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Budgeting – How Much?

by Gary Foreman

I understand that 25% of my monthly income should be for mortgage, taxes and insurance. How much should I plan for the remainder of my budget? There are two of us in our household. Is there a set formula? Also, if I plan to retire in the next 5 years, should I be carrying a mortgage for the sake of a tax write off?
-Debbie-

Debbie’s first question is a very good one. Knowing how much you can afford to spend in any category is important to a successful financial plan.

There is no set formula for dividing up a budget. That’s because every family is unique. Housing costs vary by region. Family size and age will effect expenses. So your best plan is to adjust your budget until you find a formula that works for you. And, even then, you’ll need to adjust it occasionally as your family circumstances change.

A budget shouldn’t be a straitjacket. The best use is as a guideline for your expenses and an early warning sign of trouble ahead. A budget can do a great job of telling you where a problem is and can even help you find a solution.

The trick is to keep the total spending to less than 100% of your after-tax income. You can spend more than you make if you use credit cards to borrow money. But doing that makes it harder to live within your income the next month. That’s because you’ve accumulated debt that will need to be paid back with interest.

The two most common causes for budget failure are housing and automobiles. Both problems are hard to correct. You can’t sell a little bit of your home or car. And it’s very difficult to save enough in other areas to overcome a big ticket mistake.

When you prepare your budget you’ll probably have a hard time deciding where to put certain expenses. For instance, dinner with friends could be considered food. Or it could be entertainment. Where you put it is not critical. But, making sure that you don’t overspend both food and entertainment is important.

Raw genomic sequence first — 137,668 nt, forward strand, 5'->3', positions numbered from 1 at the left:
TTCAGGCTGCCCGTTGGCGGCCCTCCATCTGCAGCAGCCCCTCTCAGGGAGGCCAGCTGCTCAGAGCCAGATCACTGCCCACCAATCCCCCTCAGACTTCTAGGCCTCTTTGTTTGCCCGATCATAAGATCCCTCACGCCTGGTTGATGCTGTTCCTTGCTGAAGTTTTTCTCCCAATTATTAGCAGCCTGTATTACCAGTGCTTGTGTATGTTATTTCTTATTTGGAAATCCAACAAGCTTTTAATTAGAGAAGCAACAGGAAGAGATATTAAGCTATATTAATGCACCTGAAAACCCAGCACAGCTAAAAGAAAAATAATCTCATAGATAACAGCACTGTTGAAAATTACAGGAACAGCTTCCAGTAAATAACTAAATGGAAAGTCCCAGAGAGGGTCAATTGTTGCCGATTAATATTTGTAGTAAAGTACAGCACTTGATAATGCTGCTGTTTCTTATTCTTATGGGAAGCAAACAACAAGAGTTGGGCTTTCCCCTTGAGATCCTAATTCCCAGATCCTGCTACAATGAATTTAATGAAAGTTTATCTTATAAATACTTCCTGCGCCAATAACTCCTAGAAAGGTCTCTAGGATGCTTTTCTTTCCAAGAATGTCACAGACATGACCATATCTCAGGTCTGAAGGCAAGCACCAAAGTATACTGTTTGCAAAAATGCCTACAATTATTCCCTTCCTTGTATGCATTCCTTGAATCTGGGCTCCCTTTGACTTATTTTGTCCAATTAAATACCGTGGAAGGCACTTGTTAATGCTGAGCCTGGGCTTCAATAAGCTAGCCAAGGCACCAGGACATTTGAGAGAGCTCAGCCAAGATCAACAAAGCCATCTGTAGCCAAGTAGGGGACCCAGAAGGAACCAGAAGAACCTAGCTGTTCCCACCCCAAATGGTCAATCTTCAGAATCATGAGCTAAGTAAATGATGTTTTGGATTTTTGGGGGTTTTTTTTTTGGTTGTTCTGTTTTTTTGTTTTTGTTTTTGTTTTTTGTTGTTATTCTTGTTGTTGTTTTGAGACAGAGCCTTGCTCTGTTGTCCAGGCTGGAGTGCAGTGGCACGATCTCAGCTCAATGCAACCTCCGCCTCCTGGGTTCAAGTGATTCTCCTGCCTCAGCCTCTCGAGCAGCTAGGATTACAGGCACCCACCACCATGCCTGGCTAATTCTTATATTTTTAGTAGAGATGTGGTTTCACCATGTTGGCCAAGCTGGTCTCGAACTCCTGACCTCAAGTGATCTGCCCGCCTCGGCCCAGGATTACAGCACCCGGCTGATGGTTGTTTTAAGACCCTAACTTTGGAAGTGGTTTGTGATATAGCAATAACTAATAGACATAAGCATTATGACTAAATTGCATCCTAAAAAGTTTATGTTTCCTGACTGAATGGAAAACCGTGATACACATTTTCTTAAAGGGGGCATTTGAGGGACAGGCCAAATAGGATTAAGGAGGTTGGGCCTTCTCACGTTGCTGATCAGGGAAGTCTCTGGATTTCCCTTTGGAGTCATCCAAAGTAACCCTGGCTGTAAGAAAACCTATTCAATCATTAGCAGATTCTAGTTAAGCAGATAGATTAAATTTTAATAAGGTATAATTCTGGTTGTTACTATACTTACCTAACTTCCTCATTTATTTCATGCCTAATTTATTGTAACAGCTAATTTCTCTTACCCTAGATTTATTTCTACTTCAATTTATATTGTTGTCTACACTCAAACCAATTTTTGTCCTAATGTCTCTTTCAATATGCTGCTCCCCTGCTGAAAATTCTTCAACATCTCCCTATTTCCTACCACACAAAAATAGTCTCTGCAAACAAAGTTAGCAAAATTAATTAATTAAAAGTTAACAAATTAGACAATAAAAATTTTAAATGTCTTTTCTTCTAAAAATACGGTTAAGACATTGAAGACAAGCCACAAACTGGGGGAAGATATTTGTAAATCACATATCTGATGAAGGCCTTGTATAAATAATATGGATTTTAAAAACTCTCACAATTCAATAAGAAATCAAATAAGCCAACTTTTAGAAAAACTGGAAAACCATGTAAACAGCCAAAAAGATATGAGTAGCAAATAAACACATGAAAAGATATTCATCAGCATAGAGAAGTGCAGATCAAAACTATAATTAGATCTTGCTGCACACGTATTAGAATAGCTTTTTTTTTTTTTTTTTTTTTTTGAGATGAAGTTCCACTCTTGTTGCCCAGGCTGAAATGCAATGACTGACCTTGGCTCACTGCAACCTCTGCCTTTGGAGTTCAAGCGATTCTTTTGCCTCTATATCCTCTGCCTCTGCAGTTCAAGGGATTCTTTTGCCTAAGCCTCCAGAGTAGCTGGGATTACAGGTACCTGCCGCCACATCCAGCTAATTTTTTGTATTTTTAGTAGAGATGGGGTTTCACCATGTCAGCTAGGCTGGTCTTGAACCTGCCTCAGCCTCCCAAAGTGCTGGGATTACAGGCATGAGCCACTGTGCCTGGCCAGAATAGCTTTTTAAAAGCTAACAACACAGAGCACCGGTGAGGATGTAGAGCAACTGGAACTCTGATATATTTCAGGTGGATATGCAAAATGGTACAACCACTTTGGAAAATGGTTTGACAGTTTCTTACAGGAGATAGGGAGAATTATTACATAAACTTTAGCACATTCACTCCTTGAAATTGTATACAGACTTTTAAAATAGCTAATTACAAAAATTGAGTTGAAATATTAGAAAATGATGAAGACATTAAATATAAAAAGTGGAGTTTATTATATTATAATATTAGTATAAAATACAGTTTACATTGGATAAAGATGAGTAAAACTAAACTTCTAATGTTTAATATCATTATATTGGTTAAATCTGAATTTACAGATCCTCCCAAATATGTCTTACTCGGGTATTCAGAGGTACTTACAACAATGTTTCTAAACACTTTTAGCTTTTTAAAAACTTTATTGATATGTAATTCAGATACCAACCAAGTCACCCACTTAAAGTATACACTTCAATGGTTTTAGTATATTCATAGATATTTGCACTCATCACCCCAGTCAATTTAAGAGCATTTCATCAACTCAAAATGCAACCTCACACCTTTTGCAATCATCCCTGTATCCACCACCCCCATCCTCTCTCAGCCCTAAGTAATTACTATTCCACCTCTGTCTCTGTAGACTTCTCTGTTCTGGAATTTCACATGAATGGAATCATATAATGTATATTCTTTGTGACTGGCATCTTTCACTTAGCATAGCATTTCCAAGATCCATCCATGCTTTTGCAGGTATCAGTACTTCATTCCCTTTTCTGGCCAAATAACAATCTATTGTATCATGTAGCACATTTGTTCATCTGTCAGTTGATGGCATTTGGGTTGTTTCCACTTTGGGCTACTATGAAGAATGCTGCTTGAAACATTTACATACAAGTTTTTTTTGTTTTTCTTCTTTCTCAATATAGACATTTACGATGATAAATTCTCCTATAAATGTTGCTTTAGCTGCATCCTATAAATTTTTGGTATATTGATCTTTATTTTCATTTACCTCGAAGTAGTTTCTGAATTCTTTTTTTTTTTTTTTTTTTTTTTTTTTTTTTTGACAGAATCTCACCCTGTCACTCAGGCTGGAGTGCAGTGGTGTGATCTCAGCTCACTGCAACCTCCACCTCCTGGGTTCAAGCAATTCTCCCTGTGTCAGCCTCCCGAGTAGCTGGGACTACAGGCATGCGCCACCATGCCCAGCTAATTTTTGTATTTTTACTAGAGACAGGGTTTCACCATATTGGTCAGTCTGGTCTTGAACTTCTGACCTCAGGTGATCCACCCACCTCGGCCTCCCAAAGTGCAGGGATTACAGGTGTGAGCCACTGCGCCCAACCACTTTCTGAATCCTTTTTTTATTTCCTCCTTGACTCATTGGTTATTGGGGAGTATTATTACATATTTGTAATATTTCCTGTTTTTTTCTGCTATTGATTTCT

OK, so let’s look at one possible budget for Debbie. This one uses after-tax income.

Housing 30%
Auto 15%
Food 17%
Health & Life Insurance 5%
Entertainment 7%
Clothing 4%
Medical 6%
Debt Repayment 5%
Savings/Investment 5%
Misc. 6%

How does it work practically? For illustration, let’s assume a family income of $60,000 per year after taxes. That may seem like a lot. But, you’d be surprised how quickly you can spend $5,000 per month.

If Debbie spent 30% of her income on housing, she’d have $1,500 per month to work with. That would include her mortgage payment, taxes, insurance, maintenance and repairs. Many are tempted to buy a more expensive home. There are even some professionals who advise clients that they’ll do fine committing 35% to housing. Often the result is a family struggling with mortgage payments that are too big. And finding an extra 5% in the other categories is often painful.

On the other hand, let’s suppose that Debbie manages to keep her household expenses to 25% of her income. That will allow her an extra 5% to use in other places. That $250 each month could be used to repay debts, save for retirement or spend however Debbie wanted.

A word about automobiles. Trying to fit two car payments into our sample budget could be difficult. Debbie would have $750 per month to spend. Besides any car payments she needs to leave some money for insurance, registration, gasoline, tolls, maintenance or repairs. Realistically to keep two cars on the road, she’ll probably spend about $150 to $200 per month above her payments. So Debbie really only has about $550 per month that can go towards car payments.

Note that the ‘debt repayment’ category does not mean making minimum credit card payments. It means repaying previously accumulated debts. You should always plan on paying off any new charges completely in the month that they occur. Ideally, Debbie wouldn’t have debts to repay and could allocate 10% for retirement savings.

Debbie’s second question is easier. No one should be carrying a mortgage for the tax deduction. It’s really pretty simple when you cut through the jargon. You borrow money and pay interest on the loan. For every $1 in interest you pay the mortgage company, at tax time you’ll deduct $1 from your income. Depending on your tax rate you’ll save 15 to 30 cents. Trading 30 cents for a dollar is not a good idea!

Some would argue that the money that you don’t use to pay your mortgage can be invested to earn more than the mortgage costs you. But you’ll need a return that’s guaranteed as to principal and earnings for an apples to apples comparison. And with very rare exceptions, you won’t find it. For instance, if Debbie has a 5% mortgage and is in the 30% tax bracket the money will cost her 3.5% after taxes. She’d need to find a guaranteed investment that would pay that much after taxes.

Gary Foreman is a former financial planner.

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